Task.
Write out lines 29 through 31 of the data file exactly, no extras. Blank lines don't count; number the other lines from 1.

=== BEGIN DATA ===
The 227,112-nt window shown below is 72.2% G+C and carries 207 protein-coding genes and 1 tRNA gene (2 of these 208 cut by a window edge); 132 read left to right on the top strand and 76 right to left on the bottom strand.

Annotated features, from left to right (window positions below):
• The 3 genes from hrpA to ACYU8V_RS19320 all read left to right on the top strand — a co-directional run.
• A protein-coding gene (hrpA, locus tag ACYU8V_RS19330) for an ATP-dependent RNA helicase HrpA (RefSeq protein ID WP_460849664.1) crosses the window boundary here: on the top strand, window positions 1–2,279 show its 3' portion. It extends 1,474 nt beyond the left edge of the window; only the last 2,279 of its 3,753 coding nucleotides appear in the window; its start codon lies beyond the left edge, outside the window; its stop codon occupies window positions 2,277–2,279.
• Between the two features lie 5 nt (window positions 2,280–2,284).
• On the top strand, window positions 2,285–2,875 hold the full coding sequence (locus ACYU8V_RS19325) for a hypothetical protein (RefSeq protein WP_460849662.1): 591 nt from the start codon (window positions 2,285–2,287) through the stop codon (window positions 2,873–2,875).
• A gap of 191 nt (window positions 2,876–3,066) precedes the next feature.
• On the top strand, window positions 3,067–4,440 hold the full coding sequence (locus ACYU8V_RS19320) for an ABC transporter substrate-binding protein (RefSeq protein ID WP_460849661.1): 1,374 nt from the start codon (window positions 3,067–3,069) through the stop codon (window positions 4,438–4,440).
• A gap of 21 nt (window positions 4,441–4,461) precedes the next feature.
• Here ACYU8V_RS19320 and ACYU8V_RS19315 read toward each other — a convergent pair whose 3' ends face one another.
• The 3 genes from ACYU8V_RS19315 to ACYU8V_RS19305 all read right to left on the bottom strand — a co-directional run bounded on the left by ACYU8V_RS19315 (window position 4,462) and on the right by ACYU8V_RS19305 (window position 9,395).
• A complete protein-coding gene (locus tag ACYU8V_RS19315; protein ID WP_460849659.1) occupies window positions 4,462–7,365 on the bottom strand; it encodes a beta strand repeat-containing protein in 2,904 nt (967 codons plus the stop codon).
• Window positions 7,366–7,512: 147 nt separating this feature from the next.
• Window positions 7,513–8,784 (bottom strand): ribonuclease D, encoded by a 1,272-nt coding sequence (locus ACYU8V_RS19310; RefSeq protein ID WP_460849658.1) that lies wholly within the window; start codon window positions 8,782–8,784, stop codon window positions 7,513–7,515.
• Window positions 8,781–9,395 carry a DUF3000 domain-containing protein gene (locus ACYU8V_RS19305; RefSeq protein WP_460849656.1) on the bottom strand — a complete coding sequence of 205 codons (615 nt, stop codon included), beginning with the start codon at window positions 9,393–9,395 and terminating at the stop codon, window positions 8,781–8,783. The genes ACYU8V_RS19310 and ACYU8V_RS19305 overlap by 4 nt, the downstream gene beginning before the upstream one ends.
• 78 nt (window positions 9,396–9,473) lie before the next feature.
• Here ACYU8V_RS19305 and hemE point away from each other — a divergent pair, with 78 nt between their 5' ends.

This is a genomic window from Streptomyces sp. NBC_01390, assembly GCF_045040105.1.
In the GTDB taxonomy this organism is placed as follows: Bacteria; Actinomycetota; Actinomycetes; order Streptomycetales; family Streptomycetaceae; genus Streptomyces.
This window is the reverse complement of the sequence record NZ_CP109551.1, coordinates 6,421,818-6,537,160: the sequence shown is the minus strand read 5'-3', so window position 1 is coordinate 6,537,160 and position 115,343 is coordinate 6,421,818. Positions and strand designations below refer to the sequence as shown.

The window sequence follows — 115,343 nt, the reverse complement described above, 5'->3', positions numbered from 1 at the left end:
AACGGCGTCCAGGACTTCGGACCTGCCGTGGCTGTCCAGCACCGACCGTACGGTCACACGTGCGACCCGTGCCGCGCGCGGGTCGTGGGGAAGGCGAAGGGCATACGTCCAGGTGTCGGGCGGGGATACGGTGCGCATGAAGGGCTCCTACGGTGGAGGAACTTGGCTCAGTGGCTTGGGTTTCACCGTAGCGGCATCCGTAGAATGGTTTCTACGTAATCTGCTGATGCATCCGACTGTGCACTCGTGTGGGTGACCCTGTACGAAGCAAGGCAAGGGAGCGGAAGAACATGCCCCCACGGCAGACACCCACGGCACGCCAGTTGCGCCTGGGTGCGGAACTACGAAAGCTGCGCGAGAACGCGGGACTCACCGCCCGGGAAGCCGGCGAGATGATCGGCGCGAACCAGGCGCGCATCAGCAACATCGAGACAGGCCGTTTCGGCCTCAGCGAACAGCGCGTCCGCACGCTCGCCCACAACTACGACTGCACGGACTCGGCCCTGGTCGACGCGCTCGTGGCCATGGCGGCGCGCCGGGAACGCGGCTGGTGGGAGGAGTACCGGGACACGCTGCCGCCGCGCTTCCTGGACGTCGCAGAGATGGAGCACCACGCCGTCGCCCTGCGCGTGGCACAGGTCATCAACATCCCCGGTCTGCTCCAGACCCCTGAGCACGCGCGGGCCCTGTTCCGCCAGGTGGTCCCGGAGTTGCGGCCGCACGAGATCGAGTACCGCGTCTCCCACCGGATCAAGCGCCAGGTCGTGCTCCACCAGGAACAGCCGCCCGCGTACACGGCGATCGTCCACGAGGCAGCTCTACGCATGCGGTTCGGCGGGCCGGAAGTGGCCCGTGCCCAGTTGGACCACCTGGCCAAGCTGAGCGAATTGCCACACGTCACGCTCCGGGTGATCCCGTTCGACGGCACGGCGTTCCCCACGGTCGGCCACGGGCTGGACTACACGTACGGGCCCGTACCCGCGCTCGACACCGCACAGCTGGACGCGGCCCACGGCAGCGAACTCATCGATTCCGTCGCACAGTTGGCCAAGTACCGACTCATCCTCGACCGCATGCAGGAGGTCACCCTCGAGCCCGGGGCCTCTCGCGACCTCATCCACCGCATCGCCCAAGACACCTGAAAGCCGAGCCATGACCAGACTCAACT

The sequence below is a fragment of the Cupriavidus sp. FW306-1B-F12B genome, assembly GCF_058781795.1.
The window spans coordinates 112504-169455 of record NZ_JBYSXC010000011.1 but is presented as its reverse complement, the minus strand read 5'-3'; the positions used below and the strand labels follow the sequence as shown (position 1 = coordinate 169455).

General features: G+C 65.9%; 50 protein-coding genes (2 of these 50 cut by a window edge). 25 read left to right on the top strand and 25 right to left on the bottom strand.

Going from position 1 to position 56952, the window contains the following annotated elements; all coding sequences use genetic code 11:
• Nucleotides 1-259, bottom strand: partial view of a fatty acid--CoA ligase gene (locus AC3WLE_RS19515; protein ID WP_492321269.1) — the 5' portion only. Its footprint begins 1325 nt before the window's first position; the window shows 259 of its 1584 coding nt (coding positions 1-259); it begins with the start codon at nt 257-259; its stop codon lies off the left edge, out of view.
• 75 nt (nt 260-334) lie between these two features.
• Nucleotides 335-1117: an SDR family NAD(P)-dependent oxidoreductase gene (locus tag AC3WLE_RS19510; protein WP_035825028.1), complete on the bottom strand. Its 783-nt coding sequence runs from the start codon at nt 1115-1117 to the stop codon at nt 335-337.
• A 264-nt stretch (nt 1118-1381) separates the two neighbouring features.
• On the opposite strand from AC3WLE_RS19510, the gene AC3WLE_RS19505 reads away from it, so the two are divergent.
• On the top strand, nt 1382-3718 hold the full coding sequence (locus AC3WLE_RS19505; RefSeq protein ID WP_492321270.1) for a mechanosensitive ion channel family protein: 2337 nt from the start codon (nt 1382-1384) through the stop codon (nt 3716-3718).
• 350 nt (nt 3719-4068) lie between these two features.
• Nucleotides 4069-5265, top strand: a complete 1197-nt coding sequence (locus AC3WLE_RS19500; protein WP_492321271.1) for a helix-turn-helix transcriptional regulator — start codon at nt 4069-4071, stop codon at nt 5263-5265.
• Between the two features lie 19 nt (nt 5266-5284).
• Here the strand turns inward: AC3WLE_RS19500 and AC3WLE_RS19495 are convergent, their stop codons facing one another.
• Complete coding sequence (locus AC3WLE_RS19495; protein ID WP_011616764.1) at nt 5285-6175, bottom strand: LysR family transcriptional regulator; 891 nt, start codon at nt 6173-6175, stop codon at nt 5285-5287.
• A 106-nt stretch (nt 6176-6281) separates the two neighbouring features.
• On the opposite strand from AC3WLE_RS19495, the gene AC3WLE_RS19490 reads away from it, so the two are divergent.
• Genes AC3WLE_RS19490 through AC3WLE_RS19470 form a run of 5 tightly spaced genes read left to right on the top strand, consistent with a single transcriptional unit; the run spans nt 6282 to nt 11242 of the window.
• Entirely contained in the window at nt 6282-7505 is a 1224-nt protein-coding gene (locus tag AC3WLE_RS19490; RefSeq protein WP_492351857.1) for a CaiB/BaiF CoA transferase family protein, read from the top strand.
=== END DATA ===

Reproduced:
• Nucleotides 335-1117: an SDR family NAD(P)-dependent oxidoreductase gene (locus tag AC3WLE_RS19510; protein WP_035825028.1), complete on the bottom strand. Its 783-nt coding sequence runs from the start codon at nt 1115-1117 to the stop codon at nt 335-337.
• A 264-nt stretch (nt 1118-1381) separates the two neighbouring features.
• On the opposite strand from AC3WLE_RS19510, the gene AC3WLE_RS19505 reads away from it, so the two are divergent.